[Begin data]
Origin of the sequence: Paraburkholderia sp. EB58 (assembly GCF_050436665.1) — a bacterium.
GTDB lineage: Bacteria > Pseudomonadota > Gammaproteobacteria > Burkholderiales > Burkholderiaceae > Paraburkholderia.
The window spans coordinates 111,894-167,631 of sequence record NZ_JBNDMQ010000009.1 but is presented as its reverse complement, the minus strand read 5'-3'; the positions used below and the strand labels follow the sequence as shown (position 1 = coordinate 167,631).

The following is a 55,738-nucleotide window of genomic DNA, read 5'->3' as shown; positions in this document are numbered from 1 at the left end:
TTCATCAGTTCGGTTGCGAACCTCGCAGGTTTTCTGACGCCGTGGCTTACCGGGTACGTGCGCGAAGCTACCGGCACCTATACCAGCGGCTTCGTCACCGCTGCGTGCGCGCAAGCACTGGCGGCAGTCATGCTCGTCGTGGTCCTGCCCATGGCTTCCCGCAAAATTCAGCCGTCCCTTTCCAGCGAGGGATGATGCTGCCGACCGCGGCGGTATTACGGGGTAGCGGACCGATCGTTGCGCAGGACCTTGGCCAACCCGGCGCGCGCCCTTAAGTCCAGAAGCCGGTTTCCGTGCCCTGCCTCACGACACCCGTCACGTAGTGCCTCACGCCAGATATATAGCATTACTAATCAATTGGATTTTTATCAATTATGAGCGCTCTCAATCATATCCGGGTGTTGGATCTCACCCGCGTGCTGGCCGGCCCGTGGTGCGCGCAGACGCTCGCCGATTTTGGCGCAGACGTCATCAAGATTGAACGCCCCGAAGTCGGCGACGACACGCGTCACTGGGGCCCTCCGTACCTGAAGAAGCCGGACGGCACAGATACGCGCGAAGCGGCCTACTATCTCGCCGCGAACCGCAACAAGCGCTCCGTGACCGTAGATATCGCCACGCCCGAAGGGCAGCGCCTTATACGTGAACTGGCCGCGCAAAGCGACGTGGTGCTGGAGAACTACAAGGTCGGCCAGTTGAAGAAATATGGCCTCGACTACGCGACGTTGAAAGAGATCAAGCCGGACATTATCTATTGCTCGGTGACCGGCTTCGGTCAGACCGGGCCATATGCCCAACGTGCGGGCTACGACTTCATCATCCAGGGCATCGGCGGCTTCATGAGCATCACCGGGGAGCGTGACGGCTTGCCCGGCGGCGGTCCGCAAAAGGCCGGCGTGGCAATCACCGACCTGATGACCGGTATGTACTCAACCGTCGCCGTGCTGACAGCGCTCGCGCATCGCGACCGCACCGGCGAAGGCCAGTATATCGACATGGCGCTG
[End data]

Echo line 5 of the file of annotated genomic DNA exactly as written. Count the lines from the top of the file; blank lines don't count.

TTCATCAGTTCGGTTGCGAACCTCGCAGGTTTTCTGACGCCGTGGCTTACCGGGTACGTGCGCGAAGCTACCGGCACCTATACCAGCGGCTTCGTCACCGCTGCGTGCGCGCAAGCACTGGCGGCAGTCATGCTCGTCGTGGTCCTGCCCATGGCTTCCCGCAAAATTCAGCCGTCCCTTTCCAGCGAGGGATGATGCTGCCGACCGCGGCGGTATTACGGGGTAGCGGACCGATCGTTGCGCAGGACCTTGGCCAACCCGGCGCGCGCCCTTAAGTCCAGAAGCCGGTTTCCGTGCCCTGCCTCACGACACCCGTCACGTAGTGCCTCACGCCAGATATATAGCATTACTAATCAATTGGATTTTTATCAATTATGAGCGCTCTCAATCATATCCGGGTGTTGGATCTCACCCGCGTGCTGGCCGGCCCGTGGTGCGCGCAGACGCTCGCCGATTTTGGCGCAGACGTCATCAAGATTGAACGCCCCGAAGTCGGCGACGACACGCGTCACTGGGGCCCTCCGTACCTGAAGAAGCCGGACGGCACAGATACGCGCGAAGCGGCCTACTATCTCGCCGCGAACCGCAACAAGCGCTCCGTGACCGTAGATATCGCCACGCCCGAAGGGCAGCGCCTTATACGTGAACTGGCCGCGCAAAGCGACGTGGTGCTGGAGAACTACAAGGTCGGCCAGTTGAAGAAATATGGCCTCGACTACGCGACGTTGAAAGAGATCAAGCCGGACATTATCTATTGCTCGGTGACCGGCTTCGGTCAGACCGGGCCATATGCCCAACGTGCGGGCTACGACTTCATCATCCAGGGCATCGGCGGCTTCATGAGCATCACCGGGGAGCGTGACGGCTTGCCCGGCGGCGGTCCGCAAAAGGCCGGCGTGGCAATCACCGACCTGATGACCGGTATGTACTCAACCGTCGCCGTGCTGACAGCGCTCGCGCATCGCGACCGCACCGGCGAAGGCCAGTATATCGACATGGCGCTG